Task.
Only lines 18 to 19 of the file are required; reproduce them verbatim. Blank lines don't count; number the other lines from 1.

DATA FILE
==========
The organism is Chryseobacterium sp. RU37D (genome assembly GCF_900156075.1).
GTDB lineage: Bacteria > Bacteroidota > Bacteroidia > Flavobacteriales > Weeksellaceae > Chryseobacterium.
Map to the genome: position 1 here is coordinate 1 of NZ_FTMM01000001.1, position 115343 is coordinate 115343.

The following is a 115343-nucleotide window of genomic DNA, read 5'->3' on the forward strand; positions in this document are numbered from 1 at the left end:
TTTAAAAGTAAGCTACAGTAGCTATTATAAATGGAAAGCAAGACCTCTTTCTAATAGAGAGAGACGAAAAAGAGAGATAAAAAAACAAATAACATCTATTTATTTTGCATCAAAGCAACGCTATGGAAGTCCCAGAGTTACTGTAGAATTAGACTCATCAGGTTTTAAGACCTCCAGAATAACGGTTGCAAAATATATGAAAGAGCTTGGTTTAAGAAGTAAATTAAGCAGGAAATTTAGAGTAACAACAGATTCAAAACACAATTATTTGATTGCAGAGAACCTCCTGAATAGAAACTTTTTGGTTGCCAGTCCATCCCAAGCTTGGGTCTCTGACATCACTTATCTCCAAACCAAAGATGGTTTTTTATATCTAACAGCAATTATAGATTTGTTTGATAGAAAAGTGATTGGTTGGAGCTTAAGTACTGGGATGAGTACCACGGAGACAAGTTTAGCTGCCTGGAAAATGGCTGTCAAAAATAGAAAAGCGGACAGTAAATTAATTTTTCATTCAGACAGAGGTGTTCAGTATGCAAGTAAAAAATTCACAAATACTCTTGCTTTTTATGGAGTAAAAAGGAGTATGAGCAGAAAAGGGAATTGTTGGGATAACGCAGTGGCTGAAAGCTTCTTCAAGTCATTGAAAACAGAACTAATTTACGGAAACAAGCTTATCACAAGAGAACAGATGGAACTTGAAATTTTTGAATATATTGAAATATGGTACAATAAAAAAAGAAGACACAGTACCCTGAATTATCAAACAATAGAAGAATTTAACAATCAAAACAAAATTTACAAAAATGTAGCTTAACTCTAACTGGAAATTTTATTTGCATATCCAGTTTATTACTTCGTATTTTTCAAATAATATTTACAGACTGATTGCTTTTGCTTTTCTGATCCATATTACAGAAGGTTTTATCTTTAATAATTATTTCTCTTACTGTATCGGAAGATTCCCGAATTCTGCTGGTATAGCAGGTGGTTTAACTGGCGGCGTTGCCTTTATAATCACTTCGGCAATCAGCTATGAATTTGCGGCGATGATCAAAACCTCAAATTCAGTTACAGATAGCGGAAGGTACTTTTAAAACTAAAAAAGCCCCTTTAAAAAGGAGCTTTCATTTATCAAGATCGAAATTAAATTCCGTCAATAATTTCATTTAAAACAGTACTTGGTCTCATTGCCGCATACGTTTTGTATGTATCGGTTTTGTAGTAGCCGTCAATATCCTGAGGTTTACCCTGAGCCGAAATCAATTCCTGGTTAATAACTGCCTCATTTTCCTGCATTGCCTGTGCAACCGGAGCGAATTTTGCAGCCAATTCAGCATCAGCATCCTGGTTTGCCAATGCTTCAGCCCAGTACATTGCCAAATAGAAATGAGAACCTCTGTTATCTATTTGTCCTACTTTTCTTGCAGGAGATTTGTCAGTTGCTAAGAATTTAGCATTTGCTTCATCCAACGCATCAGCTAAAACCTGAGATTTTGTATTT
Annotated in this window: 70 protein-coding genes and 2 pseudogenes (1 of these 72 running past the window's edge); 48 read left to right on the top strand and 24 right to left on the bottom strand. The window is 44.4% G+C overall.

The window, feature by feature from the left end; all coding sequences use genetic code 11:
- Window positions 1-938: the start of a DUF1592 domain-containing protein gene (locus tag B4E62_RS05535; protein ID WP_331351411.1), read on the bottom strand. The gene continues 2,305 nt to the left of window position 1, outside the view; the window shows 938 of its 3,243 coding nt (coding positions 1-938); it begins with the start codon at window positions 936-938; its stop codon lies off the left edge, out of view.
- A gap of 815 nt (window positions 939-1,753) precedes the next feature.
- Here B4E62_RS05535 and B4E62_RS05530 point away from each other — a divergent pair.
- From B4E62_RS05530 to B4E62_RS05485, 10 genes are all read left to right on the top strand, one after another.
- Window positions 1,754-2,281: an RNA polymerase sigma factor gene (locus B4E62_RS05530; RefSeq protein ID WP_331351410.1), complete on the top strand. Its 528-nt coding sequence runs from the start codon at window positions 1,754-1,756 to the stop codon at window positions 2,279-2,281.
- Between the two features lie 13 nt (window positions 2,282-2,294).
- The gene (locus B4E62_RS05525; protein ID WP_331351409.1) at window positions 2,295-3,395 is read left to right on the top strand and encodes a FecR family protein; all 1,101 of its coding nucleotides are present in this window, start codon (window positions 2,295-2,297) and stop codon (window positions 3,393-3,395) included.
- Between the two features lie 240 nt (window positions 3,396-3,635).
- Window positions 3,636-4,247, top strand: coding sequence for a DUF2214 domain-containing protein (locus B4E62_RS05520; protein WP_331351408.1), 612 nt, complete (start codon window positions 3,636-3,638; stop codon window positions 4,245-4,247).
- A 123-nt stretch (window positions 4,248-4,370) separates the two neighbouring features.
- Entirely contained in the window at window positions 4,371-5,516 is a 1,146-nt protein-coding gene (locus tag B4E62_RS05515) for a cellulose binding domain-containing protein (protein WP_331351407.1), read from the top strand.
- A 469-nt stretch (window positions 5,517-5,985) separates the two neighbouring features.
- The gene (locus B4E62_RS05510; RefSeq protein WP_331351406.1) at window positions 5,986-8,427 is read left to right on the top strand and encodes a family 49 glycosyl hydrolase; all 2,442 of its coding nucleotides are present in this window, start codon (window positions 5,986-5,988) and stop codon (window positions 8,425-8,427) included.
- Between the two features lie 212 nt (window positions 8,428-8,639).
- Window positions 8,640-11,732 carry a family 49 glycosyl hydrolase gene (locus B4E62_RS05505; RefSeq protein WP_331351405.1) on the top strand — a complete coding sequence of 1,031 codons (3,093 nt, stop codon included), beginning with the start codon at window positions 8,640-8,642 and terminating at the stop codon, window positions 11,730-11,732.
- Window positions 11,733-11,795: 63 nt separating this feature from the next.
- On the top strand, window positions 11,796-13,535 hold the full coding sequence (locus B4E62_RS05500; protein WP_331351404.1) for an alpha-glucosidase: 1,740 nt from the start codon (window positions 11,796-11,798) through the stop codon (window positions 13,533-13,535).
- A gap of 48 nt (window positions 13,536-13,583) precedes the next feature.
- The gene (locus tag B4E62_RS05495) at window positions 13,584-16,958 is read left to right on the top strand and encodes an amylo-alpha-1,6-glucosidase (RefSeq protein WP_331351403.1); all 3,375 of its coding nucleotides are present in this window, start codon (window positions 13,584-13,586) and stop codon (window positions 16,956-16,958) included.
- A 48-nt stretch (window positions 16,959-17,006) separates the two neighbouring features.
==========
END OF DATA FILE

- Entirely contained in the window at window positions 4,371-5,516 is a 1,146-nt protein-coding gene (locus tag B4E62_RS05515) for a cellulose binding domain-containing protein (protein WP_331351407.1), read from the top strand.
- A 469-nt stretch (window positions 5,517-5,985) separates the two neighbouring features.